|> Other English exercises on the same topics: Idioms | Introducing someone | United Kingdom [Change theme]|
|> Similar tests: - Dialogue : Talking about the age and birthday - Dialogue : In order to be an au-pair girl. - Dialogue : Talking about your family - Wishing a happy birthday - Kate, Kensington Palace and Queen Elizabeth II - Wedding-Kate & William - William and Kate's Love Story - Dialogue : A new friend.|
|> Double-click on words you don't understand|
Vocabulary: laughter, humour
Dealing with HUMOUR, especially British HUMOUR is no easy task... "British Humour" is most certainly one of the most mocked concepts in the French language (and in many European countries). The fact is that very few French people understand British Humour and appreciate it... which is a pity, isn't it?
HUMOUR: the ability to find things funny, the way in which people see that some things are funny, or the quality of being funny.
HUMOUR is "cultural". It is linked with specific sensitivities, values, traditions, habits and of course with the language. That's why people often speak about a "national humour" as opposed to a "universal" one: "British humour", "Belgium humour", "Swiss humour", etc.
This lesson isn't going to deal with humour... ( it would be a guaranteed flop... ) but simply to quote the componants of Humour ... and as ever, give you the vocabulary which will enable you to participate when humour is used and perhaps appreciate...
A mischievous jellyfish...
|Humour/ humor / humourous||A humorist|
|To have a sense of humour||To have no sense of humour|
|Facetious||A prank/ a hoax|
|Jocular||Mischievous / mischievousness|
TAKE CARE of the "FAUX-AMIS !" (false friends)
malice= a desire to inflict harm or suffering on another: => malicious= malevolent, spiteful.
The different concepts at the basis of HUMOUR:
irony= the use of words to convey a meaning that is the opposite of their literal or actual meaning.
sarcasm: a bitter statement that mocks or means the opposite of what is said.
deadpan: a careful pretense of seriousness.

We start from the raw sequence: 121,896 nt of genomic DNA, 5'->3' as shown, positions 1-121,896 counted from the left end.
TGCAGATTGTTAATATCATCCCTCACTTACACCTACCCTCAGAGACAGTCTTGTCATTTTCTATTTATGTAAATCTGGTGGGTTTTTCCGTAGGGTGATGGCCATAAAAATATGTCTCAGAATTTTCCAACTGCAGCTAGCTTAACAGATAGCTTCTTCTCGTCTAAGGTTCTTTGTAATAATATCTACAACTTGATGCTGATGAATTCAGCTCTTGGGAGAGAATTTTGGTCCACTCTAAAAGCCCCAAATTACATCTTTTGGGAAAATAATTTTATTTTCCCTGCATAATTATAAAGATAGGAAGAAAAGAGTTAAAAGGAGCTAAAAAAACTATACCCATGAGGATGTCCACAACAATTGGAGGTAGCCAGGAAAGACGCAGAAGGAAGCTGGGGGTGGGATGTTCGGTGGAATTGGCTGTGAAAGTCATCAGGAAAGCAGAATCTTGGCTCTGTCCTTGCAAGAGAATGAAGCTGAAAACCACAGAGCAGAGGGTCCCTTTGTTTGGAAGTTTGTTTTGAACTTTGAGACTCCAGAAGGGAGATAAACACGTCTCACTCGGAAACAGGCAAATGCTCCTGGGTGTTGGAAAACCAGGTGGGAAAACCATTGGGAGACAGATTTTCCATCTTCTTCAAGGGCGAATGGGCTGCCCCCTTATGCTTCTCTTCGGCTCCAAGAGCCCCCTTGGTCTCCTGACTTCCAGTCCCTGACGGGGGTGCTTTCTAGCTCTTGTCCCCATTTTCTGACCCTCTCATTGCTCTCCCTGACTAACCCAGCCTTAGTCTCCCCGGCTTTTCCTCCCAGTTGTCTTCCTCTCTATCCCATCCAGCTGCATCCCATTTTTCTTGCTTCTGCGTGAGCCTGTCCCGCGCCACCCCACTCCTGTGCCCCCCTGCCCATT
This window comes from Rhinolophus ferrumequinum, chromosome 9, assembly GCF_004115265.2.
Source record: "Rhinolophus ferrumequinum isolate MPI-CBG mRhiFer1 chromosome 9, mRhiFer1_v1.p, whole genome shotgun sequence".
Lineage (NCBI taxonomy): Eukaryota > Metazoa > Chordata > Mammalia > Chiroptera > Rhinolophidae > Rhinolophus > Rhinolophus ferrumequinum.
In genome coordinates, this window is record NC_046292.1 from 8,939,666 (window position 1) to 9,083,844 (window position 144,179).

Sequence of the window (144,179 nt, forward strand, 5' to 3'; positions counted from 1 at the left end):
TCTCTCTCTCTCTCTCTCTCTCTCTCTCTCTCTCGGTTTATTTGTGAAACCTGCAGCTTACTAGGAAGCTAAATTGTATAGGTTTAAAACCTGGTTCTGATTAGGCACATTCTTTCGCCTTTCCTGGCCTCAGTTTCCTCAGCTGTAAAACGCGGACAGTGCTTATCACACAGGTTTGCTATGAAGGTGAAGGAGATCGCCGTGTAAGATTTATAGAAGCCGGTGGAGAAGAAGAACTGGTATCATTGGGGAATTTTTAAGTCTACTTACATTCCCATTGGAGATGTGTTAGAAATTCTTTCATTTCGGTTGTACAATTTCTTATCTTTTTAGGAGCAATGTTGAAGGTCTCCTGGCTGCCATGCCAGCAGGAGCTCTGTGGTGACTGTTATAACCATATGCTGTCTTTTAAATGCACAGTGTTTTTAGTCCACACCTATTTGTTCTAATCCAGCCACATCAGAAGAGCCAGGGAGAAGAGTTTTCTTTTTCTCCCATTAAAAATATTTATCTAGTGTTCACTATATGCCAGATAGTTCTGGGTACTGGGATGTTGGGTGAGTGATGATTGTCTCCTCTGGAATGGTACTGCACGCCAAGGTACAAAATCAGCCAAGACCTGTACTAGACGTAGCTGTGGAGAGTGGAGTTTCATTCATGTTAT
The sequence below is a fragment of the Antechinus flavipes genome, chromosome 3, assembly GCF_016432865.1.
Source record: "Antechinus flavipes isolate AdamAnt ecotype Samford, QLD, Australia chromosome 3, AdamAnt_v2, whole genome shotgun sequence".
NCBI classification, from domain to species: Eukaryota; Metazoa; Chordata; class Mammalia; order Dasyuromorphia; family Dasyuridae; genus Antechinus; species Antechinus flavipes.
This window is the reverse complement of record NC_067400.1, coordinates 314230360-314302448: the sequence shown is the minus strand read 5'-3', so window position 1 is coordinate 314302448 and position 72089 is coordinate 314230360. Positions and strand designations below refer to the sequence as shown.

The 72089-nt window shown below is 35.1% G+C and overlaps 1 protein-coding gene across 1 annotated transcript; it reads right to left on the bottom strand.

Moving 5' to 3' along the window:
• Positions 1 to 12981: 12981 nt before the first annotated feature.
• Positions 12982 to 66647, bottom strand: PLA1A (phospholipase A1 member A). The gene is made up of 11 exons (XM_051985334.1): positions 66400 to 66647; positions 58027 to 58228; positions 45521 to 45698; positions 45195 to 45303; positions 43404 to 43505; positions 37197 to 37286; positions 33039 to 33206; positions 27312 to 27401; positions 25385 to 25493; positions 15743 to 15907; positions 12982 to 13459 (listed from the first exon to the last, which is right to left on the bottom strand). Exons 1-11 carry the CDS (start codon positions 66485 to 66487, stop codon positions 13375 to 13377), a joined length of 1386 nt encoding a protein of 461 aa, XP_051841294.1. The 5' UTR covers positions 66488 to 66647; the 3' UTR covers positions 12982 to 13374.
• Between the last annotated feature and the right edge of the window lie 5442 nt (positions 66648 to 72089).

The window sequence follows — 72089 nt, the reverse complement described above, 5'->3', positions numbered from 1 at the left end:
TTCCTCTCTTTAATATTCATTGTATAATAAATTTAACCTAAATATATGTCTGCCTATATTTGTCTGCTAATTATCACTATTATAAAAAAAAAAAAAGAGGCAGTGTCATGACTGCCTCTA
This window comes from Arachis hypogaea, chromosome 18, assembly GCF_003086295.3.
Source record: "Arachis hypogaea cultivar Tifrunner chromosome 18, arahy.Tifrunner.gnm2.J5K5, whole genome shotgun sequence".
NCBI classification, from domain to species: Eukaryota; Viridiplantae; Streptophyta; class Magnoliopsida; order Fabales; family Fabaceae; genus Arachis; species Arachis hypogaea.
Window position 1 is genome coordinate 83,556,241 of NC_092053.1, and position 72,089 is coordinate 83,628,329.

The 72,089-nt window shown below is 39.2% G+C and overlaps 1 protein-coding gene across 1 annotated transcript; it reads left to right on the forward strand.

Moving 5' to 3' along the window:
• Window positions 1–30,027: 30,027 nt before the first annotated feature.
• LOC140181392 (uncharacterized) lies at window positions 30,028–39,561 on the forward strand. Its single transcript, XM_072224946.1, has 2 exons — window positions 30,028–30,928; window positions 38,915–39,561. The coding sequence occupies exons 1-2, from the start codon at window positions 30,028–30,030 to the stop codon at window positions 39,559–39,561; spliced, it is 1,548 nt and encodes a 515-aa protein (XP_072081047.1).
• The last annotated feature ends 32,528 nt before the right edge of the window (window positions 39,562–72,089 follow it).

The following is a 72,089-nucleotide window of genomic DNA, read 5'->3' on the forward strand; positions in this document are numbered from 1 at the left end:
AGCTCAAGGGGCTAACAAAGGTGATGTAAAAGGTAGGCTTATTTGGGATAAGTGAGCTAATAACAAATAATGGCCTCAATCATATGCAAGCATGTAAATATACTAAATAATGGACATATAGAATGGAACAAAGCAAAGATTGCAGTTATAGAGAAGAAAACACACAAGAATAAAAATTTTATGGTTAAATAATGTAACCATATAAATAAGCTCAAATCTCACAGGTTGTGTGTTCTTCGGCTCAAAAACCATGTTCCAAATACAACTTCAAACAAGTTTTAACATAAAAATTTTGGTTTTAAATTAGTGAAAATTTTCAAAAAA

self-deprecation: belittling or undervaluing oneself ; excessively modest.
innuendo: an indirect hint, especially of an offensive or derogatory nature.
"Do you want to talk about it?
"It's not a problem..."
|A joke||To joke about something|
|To tell a joke||To get the point of the joke|
|A pun||For a joke/ in jest (formal)|
|To play a trick on sb||A spoonerism|
|A practical joke||A trick|
|To fool around/ about||To clown around/ about|
To enjoy oneself
To have a good time
To have fun
To do stg for fun
To do stg for the fun of it
|Funny||just for a laugh of it|
- He can't take a joke (He doesn't understand jokes)
- It's getting beyond a joke (That's not funny!)
- He's a real comedian (He likes fooling around)
- It's hilarious! (It's ever so funny!)
The ingredient to handle humour is " NOT TO TAKE YOURSELF TOO SERIOUSLY", to know how to use "sarcasm" and "irony", always keeping in mind that the "good taste" of your joke is very important! (not to hurt people!)
It is also possible to use "plays on words" and "puns", using the ambiguous multiple meanings of huge numbers of words, phrasal verbs and idioms. Playing with words may be extremely exhilarating...
The higher your English level is, the easier British humour is to understand. You may find it hard to understand... Don't worry! You're not alone!
English exercise "Vocabulary: laughter, humour" created by here4u with The test builder. [More lessons & exercises from here4u]
Click here to see the current stats of this English test
Please log in to save your progress.
End of the free exercise to learn English: Vocabulary: laughter, humour
A free English exercise to learn English.
Other English exercises on the same topics : Idioms | Introducing someone | United Kingdom | All our lessons and exercises